Especially popular were the punches, he explained, which he added to the menu because they hold up well over travel time. He’d funnel a cocktail into a small bottle or would pour it into a mason jar. Each was marked with a sticker with the drink’s name and an illustration of the kind of glass it should be served in.
Williams offered me a taste of his Caribbean-style ginger beer, a piquant, thick, nourishing homemade concoction that he’s planning to produce for broad retail sale. At his bar, he serves a spiked version.
He surveyed the empty room. On any other Saturday, it’d be standing room only with people laughing and shouting over loud music. On that day, as he did the jobs of several at once, that empty room felt like a death sentence. But if anybody can beat the odds it’s Williams.
When he opened 67 Orange in 2008 a cocktail bar wasn’t a sure bet. There are, in fact, just a handful of modern cocktail bars older than his establishment. (Pioneering Pegu Club, which recently announced its permanent closure, would have celebrated 15 years this summer.)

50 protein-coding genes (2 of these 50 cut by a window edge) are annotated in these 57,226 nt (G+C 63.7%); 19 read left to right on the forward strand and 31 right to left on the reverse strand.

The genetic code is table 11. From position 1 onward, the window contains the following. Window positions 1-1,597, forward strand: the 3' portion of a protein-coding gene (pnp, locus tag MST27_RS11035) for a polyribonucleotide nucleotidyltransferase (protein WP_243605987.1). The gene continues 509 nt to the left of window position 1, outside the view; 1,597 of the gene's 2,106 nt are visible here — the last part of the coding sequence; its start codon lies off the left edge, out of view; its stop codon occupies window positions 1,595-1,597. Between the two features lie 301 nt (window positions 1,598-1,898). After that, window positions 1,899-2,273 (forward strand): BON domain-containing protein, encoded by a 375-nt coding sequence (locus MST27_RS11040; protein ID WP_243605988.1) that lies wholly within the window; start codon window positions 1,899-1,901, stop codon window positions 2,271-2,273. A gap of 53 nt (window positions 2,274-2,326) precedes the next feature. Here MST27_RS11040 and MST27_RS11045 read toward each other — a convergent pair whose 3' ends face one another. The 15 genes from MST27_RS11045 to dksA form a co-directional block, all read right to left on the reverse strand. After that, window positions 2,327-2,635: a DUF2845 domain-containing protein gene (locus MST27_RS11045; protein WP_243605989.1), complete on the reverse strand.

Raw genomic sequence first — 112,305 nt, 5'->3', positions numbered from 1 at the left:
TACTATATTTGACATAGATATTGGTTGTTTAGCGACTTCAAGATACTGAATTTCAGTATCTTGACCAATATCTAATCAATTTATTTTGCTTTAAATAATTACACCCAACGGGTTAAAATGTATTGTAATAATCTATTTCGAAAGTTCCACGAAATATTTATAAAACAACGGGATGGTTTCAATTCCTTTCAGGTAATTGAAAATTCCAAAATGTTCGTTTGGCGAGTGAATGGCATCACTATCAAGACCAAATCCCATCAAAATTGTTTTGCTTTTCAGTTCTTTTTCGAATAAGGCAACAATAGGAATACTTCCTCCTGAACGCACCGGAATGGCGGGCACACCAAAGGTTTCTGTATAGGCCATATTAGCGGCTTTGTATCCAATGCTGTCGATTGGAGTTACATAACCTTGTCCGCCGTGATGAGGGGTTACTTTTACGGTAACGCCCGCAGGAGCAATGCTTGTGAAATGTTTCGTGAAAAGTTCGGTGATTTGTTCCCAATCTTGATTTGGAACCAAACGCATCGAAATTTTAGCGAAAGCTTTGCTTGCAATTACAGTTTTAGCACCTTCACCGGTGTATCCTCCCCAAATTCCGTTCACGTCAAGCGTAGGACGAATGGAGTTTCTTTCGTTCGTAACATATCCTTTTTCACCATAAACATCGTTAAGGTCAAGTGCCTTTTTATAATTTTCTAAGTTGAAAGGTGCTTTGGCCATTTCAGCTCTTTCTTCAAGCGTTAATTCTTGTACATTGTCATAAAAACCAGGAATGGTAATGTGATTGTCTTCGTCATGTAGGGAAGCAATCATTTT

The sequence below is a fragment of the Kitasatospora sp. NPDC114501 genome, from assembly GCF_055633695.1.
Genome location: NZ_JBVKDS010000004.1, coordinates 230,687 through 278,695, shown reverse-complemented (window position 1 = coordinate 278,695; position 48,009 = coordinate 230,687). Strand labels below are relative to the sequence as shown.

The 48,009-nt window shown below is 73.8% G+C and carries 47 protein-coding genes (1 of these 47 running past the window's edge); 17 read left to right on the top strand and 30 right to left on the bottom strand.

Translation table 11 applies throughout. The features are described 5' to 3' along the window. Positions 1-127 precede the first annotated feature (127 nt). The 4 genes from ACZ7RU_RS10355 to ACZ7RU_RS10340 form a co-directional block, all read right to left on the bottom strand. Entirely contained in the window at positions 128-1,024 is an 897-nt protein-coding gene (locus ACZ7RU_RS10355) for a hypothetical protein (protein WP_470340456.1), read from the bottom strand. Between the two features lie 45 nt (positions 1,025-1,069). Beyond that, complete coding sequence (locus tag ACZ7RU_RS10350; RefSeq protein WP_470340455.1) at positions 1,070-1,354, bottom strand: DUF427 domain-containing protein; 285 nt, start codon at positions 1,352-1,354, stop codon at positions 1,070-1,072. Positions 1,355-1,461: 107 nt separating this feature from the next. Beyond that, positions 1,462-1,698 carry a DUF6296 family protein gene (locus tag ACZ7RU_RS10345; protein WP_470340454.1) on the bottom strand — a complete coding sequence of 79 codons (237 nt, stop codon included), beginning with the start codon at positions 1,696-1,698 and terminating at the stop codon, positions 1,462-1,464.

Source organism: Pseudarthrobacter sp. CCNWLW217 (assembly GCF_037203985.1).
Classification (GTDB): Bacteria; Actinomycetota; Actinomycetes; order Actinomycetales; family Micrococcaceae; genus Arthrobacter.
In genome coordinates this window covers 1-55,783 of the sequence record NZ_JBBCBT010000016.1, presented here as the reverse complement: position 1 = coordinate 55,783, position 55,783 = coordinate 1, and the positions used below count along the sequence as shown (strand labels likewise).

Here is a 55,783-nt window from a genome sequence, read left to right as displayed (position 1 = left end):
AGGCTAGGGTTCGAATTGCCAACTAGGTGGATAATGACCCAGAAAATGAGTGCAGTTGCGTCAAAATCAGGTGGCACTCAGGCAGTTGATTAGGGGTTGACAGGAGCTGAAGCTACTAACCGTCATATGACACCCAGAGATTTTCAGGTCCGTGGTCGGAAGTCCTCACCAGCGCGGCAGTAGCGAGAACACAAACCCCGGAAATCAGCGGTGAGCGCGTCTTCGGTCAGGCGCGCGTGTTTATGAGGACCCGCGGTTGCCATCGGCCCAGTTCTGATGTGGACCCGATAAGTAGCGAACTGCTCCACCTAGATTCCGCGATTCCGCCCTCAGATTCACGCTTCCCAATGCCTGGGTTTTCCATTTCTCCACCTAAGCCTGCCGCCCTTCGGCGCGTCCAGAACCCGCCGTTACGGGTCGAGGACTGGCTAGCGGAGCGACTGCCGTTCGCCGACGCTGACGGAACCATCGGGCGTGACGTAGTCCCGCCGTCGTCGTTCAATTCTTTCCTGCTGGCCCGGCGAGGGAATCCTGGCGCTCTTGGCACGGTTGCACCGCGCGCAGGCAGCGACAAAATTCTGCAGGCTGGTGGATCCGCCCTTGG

Williams has also owned two other businesses in Harlem over the years—Society Coffee, a since shuttered coffee shop that he opened while still working in corporate marketing for Pepsi in 2008, and Solomon and Kuff, a rum bar that he closed last August after four years.
But 67 Orange Street is his stake in Harlem, a neighborhood that taught him so much about being an entrepreneur, and he was not going to let go of it easily, no matter how doggedly a fatal microorganism would test him. And test him it did.
Business got off to a herky-jerky start after New York’s Governor Andrew Cuomo’s March 16 edict that restaurants shut their dining rooms and pivot to takeout and delivery. Williams took a few days to figure out a plan and when he opened on the 22, he offered punches and cocktail kits. His bar manager had come down with COVID-19 around St. Patrick’s Day. Then five days later Williams began showing symptoms. He was on a jog up to the Bronx and his chest gradually tightened. He had no choice: he had to close the bar for two weeks.